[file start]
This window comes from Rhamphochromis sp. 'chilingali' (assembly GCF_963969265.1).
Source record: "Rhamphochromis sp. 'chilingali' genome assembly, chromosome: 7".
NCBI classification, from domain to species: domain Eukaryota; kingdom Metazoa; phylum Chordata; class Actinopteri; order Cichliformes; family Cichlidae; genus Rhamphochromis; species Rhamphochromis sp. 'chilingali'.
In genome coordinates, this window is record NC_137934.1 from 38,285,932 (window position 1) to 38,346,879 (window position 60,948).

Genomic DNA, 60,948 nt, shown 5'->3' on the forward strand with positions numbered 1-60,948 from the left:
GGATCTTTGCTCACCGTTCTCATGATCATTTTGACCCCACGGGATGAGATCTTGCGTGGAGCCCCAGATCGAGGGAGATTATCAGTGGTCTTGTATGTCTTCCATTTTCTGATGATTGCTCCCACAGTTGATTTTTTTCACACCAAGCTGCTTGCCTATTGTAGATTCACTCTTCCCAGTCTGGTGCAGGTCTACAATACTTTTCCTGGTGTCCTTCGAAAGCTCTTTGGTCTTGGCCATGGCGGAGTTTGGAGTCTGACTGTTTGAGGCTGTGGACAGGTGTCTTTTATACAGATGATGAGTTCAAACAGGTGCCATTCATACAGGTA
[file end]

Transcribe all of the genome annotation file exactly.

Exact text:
This window comes from Rhamphochromis sp. 'chilingali' (assembly GCF_963969265.1).
Source record: "Rhamphochromis sp. 'chilingali' genome assembly, chromosome: 7".
NCBI classification, from domain to species: domain Eukaryota; kingdom Metazoa; phylum Chordata; class Actinopteri; order Cichliformes; family Cichlidae; genus Rhamphochromis; species Rhamphochromis sp. 'chilingali'.
In genome coordinates, this window is record NC_137934.1 from 38,285,932 (window position 1) to 38,346,879 (window position 60,948).

Genomic DNA, 60,948 nt, shown 5'->3' on the forward strand with positions numbered 1-60,948 from the left:
GGATCTTTGCTCACCGTTCTCATGATCATTTTGACCCCACGGGATGAGATCTTGCGTGGAGCCCCAGATCGAGGGAGATTATCAGTGGTCTTGTATGTCTTCCATTTTCTGATGATTGCTCCCACAGTTGATTTTTTTCACACCAAGCTGCTTGCCTATTGTAGATTCACTCTTCCCAGTCTGGTGCAGGTCTACAATACTTTTCCTGGTGTCCTTCGAAAGCTCTTTGGTCTTGGCCATGGCGGAGTTTGGAGTCTGACTGTTTGAGGCTGTGGACAGGTGTCTTTTATACAGATGATGAGTTCAAACAGGTGCCATTCATACAGGTA